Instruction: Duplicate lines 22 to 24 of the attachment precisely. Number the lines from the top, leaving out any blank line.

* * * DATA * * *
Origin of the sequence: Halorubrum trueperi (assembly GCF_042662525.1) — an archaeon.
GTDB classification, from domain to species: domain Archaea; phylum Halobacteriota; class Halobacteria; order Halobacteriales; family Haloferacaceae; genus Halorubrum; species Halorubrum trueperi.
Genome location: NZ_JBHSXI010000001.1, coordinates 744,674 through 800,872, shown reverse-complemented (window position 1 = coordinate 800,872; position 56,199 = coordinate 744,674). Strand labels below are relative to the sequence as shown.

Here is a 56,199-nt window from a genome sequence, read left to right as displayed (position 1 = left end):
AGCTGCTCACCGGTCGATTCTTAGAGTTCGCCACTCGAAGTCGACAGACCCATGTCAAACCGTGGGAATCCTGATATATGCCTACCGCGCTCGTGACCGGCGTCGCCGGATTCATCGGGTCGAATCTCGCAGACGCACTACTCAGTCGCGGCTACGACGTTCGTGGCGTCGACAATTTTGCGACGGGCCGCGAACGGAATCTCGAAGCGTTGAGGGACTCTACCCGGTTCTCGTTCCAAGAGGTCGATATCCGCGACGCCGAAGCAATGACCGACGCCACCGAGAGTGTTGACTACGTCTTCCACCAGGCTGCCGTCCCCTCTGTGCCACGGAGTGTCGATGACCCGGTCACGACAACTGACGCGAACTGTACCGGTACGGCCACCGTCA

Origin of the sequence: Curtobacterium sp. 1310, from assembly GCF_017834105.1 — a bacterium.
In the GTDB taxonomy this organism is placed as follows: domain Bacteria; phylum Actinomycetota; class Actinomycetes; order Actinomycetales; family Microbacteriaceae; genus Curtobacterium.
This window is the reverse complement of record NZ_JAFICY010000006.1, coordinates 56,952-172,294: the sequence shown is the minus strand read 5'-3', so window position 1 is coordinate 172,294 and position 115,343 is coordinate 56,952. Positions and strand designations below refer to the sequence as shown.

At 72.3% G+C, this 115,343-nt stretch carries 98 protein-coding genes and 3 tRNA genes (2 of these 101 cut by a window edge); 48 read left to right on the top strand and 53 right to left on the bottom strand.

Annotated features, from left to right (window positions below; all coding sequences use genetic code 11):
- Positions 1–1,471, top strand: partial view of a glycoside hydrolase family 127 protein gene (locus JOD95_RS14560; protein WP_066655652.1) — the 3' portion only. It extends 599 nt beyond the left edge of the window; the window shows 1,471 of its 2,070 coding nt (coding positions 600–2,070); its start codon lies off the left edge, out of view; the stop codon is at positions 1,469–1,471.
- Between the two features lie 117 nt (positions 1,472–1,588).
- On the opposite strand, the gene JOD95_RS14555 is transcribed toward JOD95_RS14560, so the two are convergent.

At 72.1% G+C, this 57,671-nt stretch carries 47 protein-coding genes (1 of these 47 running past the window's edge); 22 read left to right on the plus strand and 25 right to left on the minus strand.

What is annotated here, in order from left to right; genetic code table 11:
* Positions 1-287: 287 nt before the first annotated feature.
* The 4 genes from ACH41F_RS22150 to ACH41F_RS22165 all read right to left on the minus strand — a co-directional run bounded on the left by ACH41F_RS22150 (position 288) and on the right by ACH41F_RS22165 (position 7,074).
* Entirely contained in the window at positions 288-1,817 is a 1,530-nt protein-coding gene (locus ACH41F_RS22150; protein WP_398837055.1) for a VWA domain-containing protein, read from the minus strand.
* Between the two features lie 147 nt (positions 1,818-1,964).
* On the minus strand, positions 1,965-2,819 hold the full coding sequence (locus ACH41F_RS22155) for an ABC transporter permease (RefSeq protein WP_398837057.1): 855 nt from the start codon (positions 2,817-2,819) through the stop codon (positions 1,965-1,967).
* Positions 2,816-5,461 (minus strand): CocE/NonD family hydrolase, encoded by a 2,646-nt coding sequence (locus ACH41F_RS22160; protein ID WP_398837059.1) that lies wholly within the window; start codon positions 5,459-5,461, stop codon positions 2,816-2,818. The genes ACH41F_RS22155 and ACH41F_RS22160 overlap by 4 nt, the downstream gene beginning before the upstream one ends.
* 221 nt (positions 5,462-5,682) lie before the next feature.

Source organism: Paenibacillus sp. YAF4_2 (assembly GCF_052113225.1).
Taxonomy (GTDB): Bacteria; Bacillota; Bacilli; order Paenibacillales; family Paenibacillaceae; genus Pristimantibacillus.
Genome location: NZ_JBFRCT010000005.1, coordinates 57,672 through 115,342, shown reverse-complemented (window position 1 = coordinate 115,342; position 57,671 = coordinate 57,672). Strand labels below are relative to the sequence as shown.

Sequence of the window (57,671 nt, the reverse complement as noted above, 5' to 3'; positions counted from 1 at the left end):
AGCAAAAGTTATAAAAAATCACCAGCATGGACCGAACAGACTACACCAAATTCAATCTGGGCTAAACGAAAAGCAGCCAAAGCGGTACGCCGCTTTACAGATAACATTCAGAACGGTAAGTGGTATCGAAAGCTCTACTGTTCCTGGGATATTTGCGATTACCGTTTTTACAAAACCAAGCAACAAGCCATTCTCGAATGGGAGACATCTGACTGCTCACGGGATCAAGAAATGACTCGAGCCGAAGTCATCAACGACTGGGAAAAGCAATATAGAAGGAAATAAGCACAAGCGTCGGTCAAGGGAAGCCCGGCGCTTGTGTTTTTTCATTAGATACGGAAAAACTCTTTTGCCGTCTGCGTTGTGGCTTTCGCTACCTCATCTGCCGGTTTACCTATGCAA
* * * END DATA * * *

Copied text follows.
* 221 nt (positions 5,462-5,682) lie before the next feature.

Source organism: Paenibacillus sp. YAF4_2 (assembly GCF_052113225.1).
Taxonomy (GTDB): Bacteria; Bacillota; Bacilli; order Paenibacillales; family Paenibacillaceae; genus Pristimantibacillus.